February 27, 2011
It all started on one exceptionally warm summer week in southern England. The children I worked with, but also my colleagues, wanted to make the most of the sunshine while it lasted. Being lucky enough to be a driving distance from a seaside resort (Southbourne), a plan was set for an outing the next afternoon. The lucky adults were Tasha, Lisa, Mark and I, taking sand loving Andrew, sociable Katie and the youngest sweetheart Lewis.
The afternoon was gorgeous. The beach was golden with only few people there. Lewis chose the best spot for our picnic. Andrew shared his discovery: a tasty sandwich with real sand in it. Not as bad as it sounds, just crunchier.
With full bellies, Mark and Lewis played in the frothy white waves. Andrew engaged himself in building something that looked like a sandcastle. Katie was glowing, with eyes fixed at the nearby lighthouse, talking about boats and swimming. The lighthouse was good 1.5 km away, at the end of a rock-build seawall. Seagulls circled above our idyllic afternoon.
Suddenly all looked up.
A dog was approaching Lewis, and even the dog owner knew something was wrong.
“Whaaaaah!” Lewis’ scream filled the air. Tasha ran to his rescue, but I froze.
Would the dog attack? How would Lewis react? To our relief, the dog owner gathered his wits quickly and turned his friendly labrador back heading to Andrew and me. We appreciated her playful jumps with pats and compliments; never mind the damage on the sandcastle.
Lisa took Katie closer to the beach and both were wading in the refreshing waters. Calmness returned.
Maybe a quarter of an hour passed and my mind cautioned me to re-apply the sun block. By corned of eye I noticed Katie in the water – swimming. Not knowing of her water skills, something inside me was alarmed. Lisa reassured us that everything was under control. But it was not.
Katie jumped into the deep water and started swimming.
Where was she going? “Lisa, do something, she’s heading to France!” I shouted. We did not know, but Katie was off to see the lighthouse.
Lisa understood the urgency. “I am a strong swimmer. I grew up here.”
Tasha, Mark and Lewis were playing happily with seaweed with backs turned to us. Andrew watched with interest.
Despite many calls from Lisa, it was obvious that Katie did not want to come back. Nor threats, nor bribes worked. Katie surprised us all and her careless laughter floating over the beach attracted stares from a neighbouring family.
Lisa jumped in fully dressed. Meanwhile, Tasha, Mark and Lewis came to our picnic blanket. My heart was pumping, brain spinning. No one else could swim. Lisa would need help in the water as she was obviously not catching up with Katie. She could have been a good swimmer, but her big body was letting her down.
“I’ll go in.” I volunteered. Mark and Tasha agreed.
The water was horribly salty and cold, my jeans were heavy and my blouse was awkwardly floating around my body. Luckily, I had remembered to take off my sandals and glasses. My mind focused to catch up with he girls. I must swim fast... My eyes were itching, but my body got used to swimming fully clothed.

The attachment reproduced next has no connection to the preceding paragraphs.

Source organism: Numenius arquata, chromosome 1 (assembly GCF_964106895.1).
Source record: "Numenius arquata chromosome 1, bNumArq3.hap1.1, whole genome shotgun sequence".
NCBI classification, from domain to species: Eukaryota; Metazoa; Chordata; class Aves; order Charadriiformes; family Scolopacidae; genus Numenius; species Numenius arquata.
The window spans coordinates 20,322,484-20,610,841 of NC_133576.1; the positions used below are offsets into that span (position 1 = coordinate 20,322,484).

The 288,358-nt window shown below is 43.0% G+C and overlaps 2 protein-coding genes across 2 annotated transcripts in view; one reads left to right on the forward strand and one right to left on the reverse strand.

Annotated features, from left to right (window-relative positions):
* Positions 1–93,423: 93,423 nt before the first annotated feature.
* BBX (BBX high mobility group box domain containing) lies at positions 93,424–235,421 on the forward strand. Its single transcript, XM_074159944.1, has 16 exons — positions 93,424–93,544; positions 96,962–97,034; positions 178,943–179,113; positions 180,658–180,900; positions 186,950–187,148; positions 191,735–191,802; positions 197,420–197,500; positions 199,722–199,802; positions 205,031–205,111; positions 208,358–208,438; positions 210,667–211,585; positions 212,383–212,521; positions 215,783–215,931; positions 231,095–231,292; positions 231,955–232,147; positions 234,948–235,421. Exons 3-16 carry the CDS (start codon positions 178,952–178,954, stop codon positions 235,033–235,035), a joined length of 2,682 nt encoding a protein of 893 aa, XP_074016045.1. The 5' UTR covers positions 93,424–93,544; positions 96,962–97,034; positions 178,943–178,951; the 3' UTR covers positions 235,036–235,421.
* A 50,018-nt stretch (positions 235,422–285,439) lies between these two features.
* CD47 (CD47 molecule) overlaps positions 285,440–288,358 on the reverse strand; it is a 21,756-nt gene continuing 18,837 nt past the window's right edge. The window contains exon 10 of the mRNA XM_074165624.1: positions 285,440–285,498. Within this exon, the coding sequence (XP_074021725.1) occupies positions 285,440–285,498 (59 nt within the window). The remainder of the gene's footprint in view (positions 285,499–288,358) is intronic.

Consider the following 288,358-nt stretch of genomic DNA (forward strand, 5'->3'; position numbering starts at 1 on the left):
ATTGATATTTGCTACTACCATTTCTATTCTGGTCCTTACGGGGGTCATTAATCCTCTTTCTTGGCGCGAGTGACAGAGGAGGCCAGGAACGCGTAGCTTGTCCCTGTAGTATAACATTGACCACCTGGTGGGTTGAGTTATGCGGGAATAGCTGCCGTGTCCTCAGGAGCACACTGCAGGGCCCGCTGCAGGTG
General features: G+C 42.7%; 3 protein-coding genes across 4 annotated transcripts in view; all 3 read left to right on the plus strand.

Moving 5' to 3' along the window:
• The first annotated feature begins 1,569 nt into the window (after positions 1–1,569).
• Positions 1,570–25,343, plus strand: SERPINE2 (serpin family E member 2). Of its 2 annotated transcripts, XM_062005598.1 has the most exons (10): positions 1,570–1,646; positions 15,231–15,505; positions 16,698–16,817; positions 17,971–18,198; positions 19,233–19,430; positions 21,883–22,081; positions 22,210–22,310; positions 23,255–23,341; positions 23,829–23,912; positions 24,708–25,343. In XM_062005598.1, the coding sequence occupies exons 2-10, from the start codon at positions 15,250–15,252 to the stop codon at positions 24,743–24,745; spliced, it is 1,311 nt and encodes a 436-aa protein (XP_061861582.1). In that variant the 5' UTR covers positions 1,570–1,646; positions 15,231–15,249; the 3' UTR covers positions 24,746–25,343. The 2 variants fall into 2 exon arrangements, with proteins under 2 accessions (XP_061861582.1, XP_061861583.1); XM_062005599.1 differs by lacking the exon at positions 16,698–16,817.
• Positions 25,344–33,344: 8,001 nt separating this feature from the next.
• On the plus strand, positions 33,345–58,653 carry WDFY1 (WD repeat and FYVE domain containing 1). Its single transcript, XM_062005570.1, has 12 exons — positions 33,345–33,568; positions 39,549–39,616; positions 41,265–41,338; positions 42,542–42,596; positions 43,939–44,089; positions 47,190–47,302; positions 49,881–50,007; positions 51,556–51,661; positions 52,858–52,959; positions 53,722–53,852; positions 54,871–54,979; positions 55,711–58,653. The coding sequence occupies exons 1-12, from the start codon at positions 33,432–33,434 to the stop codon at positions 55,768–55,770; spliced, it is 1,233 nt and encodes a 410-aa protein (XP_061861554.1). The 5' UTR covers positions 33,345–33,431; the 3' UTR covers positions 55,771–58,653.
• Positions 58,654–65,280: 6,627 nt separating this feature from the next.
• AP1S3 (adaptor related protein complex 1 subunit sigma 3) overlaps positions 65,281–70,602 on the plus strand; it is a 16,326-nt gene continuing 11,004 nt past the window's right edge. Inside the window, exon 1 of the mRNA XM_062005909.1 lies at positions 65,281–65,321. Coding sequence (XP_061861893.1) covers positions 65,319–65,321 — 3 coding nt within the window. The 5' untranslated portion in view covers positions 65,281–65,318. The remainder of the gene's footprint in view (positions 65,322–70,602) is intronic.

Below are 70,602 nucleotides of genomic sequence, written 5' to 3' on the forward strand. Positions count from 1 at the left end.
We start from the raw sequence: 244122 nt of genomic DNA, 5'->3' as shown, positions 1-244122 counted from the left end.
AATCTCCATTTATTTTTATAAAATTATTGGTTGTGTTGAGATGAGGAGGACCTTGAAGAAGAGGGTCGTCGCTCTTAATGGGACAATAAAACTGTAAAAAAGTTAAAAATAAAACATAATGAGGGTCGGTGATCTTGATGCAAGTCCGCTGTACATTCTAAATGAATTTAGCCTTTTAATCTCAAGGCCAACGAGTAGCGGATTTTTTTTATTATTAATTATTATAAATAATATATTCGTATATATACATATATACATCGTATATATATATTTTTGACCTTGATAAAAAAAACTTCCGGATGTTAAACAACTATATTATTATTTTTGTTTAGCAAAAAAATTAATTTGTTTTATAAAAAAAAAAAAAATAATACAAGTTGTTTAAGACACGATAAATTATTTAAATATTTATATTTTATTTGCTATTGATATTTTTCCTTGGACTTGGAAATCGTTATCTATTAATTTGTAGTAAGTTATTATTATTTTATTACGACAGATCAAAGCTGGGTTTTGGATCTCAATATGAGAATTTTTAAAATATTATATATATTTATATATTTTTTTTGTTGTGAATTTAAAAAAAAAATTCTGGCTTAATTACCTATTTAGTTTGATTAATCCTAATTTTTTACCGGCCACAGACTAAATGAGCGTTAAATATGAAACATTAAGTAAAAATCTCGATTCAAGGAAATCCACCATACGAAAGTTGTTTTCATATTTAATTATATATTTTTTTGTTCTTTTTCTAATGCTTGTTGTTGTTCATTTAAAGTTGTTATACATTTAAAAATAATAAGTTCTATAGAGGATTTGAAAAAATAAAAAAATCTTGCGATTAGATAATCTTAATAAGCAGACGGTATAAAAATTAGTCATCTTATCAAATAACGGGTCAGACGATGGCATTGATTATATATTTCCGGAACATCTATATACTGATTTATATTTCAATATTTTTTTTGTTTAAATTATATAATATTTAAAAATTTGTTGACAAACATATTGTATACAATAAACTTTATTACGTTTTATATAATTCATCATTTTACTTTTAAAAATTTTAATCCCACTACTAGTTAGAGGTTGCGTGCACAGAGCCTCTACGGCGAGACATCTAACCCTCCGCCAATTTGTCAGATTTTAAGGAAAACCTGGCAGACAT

Meanwhile, as I learned afterwards, Mark reported the incident to the coast guard. Lewis and Andrew sensed that something was wrong, but they cooperated brilliantly. Tasha’s helplessness grew as she watched three small heads drifting closer to the seawall.
I was not sure how long I had been swimming, maybe 30 minutes, maybe more. My sight was useless without my glasses. Then I heard Katie calling my name. I knew she was fine by the sound of her voice. Lisa, in contrast, sounded tired but happy not to be alone so far away from the shore.
A relief jetted out: “I’m exhausted! Katie keeps holding to me. The tide’s taking us towards the rocks. Let’s persuade Katie to swim back. She doesn’t listen to me. Glad you’re here….”
I don’t remember much after this apart from talking to Katie to turn back, or at least swim away from the rocks.
Suddenly, I understood her fascination with the lighthouse, boats, seagulls…. Then Katie laughed and shouted: “Boat!” “Rescue!”
I looked around, expecting a small motor boat. There was a huge two-floor white boat floating past us to the open sea. Lisa, being a local girl, instructed us: “Shout! They’re here to save us. Shout! Wave!” But I did not believe the boat was here for us. It was such a big ship, heading to the open waters. Then, in a few minutes, it turned round speeding towards us.
Lisa was right. She calmed down. I panicked, trying to escape from being run over by a big monster. Katie was happy. Her boat came. A man with a broad smile was lowered down with a harness. He wrapped it around Katie and she was pulled up by another guard in an orange west. Then Lisa. Then me. The man last. A few other uniformed men gave us warm blankets and hot tea. I suppose, we were all in shock. They took us on the second floor to recover.
We sat quietly with steaming cups and my mind wandered back in time.
A year ago, when I applied for this job working with children with learning disabilities, communication problems and autism, I knew little about the “adrenalin perks” attached. I expected to have my theoretical knowledge in special child care challenged. Meanwhile, I started to look at the world through a new set of glasses, their glasses. Despite the limited communication, we have built trust and bounded.
I wanted to understand these children with special needs, to enrich their life. They, often unknowingly, changed mine.
Words 970 (including title)